Magnetic device isolates rarest white blood cells

Across the world, food allergies are on the rise. One of the most important cells in studying this ailment are basophils, which activate inflammation and other responses to allergens such as rashes, and sometimes, anaphylaxis. But basophils are exceedingly rare in a typical vial of blood, comprising 1% or less of all white blood cells. In order to advance the science of food allergies—and to learn more about this elusive cell—engineers and clinicians at Stanford University have focused their attention on a way to isolate basophils.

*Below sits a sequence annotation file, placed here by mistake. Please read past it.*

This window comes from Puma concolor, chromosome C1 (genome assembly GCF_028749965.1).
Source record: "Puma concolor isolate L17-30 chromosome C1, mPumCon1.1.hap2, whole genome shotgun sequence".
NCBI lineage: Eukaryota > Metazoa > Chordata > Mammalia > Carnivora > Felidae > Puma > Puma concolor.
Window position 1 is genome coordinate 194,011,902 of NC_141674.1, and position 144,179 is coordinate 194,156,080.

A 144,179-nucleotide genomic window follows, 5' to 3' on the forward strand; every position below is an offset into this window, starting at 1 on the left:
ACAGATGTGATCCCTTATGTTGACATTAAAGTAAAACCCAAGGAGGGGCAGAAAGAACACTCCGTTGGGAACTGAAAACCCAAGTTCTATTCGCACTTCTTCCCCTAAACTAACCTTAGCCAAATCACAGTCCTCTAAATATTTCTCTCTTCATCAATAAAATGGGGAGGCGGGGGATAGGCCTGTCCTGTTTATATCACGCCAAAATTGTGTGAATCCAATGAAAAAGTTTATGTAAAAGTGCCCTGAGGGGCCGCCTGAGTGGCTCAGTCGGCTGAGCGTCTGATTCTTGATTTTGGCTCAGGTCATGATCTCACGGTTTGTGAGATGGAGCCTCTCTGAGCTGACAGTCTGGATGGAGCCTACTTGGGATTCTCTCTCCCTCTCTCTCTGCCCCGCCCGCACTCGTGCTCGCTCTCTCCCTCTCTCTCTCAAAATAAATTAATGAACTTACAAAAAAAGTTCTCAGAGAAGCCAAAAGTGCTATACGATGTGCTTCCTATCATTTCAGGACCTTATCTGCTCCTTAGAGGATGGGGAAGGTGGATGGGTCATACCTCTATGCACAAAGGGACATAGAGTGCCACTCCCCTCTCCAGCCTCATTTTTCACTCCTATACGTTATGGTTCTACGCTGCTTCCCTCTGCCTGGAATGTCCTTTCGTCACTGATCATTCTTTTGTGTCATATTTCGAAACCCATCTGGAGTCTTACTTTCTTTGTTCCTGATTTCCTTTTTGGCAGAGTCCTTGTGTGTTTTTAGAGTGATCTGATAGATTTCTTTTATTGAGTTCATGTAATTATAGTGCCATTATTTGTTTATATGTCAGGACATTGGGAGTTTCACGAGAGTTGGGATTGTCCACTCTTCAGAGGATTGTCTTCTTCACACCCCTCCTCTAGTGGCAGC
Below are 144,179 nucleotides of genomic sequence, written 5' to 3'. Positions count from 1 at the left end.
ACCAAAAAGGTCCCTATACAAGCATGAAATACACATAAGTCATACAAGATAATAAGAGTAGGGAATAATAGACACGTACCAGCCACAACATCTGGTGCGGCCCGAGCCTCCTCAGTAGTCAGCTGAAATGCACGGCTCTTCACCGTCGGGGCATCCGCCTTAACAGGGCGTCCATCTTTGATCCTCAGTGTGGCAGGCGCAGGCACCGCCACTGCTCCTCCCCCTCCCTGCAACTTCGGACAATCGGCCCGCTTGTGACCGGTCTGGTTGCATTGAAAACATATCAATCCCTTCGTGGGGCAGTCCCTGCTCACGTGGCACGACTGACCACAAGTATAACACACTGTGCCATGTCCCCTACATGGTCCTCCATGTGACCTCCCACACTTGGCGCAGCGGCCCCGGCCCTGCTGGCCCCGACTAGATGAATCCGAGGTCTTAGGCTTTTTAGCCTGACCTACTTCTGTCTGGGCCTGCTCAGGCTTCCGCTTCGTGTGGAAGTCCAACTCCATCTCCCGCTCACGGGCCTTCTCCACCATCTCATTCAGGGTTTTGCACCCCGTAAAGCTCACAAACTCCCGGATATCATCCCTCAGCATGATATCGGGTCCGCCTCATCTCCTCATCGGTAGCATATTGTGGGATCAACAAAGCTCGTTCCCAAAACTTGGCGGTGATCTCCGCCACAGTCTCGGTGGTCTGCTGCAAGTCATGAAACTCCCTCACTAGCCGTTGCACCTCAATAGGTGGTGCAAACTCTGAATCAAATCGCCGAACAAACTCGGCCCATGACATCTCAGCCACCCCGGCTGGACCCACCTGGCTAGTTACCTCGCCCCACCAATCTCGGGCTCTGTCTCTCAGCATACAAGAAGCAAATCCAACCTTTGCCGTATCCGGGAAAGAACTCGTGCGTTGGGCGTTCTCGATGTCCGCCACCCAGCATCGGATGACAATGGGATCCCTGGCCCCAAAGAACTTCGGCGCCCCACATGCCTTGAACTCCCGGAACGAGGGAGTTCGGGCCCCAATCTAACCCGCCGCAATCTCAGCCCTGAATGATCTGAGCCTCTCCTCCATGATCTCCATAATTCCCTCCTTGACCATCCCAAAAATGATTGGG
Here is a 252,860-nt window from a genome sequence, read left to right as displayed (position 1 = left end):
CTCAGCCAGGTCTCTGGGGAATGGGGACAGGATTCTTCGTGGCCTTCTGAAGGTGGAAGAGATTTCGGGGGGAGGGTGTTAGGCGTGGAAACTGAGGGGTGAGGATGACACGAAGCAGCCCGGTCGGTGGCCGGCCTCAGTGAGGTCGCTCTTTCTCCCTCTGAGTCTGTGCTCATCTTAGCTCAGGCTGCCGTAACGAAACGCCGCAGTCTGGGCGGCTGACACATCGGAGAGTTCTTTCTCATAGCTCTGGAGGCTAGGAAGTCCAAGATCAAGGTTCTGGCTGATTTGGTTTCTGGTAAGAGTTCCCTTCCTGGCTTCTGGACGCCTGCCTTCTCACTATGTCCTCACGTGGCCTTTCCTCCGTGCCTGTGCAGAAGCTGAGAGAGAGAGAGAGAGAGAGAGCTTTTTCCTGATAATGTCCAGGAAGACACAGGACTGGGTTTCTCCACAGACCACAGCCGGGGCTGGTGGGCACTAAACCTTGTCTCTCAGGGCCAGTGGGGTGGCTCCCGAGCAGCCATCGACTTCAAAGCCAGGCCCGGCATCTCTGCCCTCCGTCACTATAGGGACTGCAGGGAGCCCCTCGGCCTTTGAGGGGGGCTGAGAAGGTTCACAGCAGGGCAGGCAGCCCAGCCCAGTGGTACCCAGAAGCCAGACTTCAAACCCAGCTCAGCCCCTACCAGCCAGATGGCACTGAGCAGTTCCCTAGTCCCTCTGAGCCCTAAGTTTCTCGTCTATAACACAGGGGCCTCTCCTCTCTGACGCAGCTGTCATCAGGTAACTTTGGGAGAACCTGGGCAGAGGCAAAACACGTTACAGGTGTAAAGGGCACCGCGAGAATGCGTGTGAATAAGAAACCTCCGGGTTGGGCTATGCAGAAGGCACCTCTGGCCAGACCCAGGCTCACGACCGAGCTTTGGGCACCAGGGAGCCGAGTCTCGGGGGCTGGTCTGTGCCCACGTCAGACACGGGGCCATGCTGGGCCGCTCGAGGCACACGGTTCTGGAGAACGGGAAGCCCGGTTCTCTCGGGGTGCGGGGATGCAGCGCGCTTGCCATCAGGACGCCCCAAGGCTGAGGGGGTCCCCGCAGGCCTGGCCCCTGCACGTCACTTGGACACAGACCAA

Across the world, food allergies are on the rise. One of the most important cells in studying this ailment are basophils, which activate inflammation and other responses to allergens such as rashes, and sometimes, anaphylaxis. But basophils are exceedingly rare in a typical vial of blood, comprising 1% or less of all white blood cells. In order to advance the science of food allergies—and to learn more about this elusive cell—engineers and clinicians at Stanford University have focused their attention on a way to isolate basophils.